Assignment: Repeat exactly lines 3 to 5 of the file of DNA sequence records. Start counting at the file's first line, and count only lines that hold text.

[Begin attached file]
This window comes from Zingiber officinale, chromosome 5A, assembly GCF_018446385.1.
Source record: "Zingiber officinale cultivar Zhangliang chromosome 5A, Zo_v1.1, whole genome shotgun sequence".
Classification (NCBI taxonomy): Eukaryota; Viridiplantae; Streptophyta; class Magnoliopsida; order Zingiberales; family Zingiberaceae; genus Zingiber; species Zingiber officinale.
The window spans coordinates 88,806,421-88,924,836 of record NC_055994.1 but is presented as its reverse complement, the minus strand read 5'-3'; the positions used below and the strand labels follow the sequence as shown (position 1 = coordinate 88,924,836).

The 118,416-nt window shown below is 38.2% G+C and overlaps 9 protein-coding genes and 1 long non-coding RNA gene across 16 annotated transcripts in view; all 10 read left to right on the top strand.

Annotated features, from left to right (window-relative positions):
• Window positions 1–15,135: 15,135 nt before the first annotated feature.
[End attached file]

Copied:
Classification (NCBI taxonomy): Eukaryota; Viridiplantae; Streptophyta; class Magnoliopsida; order Zingiberales; family Zingiberaceae; genus Zingiber; species Zingiber officinale.
The window spans coordinates 88,806,421-88,924,836 of record NC_055994.1 but is presented as its reverse complement, the minus strand read 5'-3'; the positions used below and the strand labels follow the sequence as shown (position 1 = coordinate 88,924,836).

The 118,416-nt window shown below is 38.2% G+C and overlaps 9 protein-coding genes and 1 long non-coding RNA gene across 16 annotated transcripts in view; all 10 read left to right on the top strand.